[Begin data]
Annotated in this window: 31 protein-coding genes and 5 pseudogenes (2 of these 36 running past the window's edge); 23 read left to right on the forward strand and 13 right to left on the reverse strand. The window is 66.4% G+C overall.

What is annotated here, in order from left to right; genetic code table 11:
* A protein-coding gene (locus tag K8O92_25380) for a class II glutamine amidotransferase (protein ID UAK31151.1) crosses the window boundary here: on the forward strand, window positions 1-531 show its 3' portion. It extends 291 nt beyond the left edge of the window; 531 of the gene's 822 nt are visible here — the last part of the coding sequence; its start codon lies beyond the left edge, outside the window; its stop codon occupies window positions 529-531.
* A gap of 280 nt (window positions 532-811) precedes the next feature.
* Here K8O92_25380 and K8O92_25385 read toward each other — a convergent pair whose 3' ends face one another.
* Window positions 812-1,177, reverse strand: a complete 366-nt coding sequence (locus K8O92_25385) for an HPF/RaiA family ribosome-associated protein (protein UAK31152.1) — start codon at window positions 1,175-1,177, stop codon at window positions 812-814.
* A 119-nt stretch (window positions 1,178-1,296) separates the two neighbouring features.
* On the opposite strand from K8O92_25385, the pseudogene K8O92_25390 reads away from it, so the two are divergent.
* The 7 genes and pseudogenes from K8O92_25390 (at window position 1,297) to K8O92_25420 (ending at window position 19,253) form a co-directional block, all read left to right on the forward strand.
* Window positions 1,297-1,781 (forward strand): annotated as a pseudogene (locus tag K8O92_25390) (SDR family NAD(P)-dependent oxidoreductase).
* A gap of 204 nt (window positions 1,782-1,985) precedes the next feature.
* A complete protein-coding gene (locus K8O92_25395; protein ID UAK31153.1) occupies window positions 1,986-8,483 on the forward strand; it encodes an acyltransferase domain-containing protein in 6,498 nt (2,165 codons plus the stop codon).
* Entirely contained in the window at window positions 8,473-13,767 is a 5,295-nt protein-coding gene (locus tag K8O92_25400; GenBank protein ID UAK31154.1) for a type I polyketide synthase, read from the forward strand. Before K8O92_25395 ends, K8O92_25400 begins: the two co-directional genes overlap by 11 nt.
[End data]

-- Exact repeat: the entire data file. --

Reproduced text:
Annotated in this window: 31 protein-coding genes and 5 pseudogenes (2 of these 36 running past the window's edge); 23 read left to right on the forward strand and 13 right to left on the reverse strand. The window is 66.4% G+C overall.

What is annotated here, in order from left to right; genetic code table 11:
* A protein-coding gene (locus tag K8O92_25380) for a class II glutamine amidotransferase (protein ID UAK31151.1) crosses the window boundary here: on the forward strand, window positions 1-531 show its 3' portion. It extends 291 nt beyond the left edge of the window; 531 of the gene's 822 nt are visible here — the last part of the coding sequence; its start codon lies beyond the left edge, outside the window; its stop codon occupies window positions 529-531.
* A gap of 280 nt (window positions 532-811) precedes the next feature.
* Here K8O92_25380 and K8O92_25385 read toward each other — a convergent pair whose 3' ends face one another.
* Window positions 812-1,177, reverse strand: a complete 366-nt coding sequence (locus K8O92_25385) for an HPF/RaiA family ribosome-associated protein (protein UAK31152.1) — start codon at window positions 1,175-1,177, stop codon at window positions 812-814.
* A 119-nt stretch (window positions 1,178-1,296) separates the two neighbouring features.
* On the opposite strand from K8O92_25385, the pseudogene K8O92_25390 reads away from it, so the two are divergent.
* The 7 genes and pseudogenes from K8O92_25390 (at window position 1,297) to K8O92_25420 (ending at window position 19,253) form a co-directional block, all read left to right on the forward strand.
* Window positions 1,297-1,781 (forward strand): annotated as a pseudogene (locus tag K8O92_25390) (SDR family NAD(P)-dependent oxidoreductase).
* A gap of 204 nt (window positions 1,782-1,985) precedes the next feature.
* A complete protein-coding gene (locus K8O92_25395; protein ID UAK31153.1) occupies window positions 1,986-8,483 on the forward strand; it encodes an acyltransferase domain-containing protein in 6,498 nt (2,165 codons plus the stop codon).
* Entirely contained in the window at window positions 8,473-13,767 is a 5,295-nt protein-coding gene (locus tag K8O92_25400; GenBank protein ID UAK31154.1) for a type I polyketide synthase, read from the forward strand. Before K8O92_25395 ends, K8O92_25400 begins: the two co-directional genes overlap by 11 nt.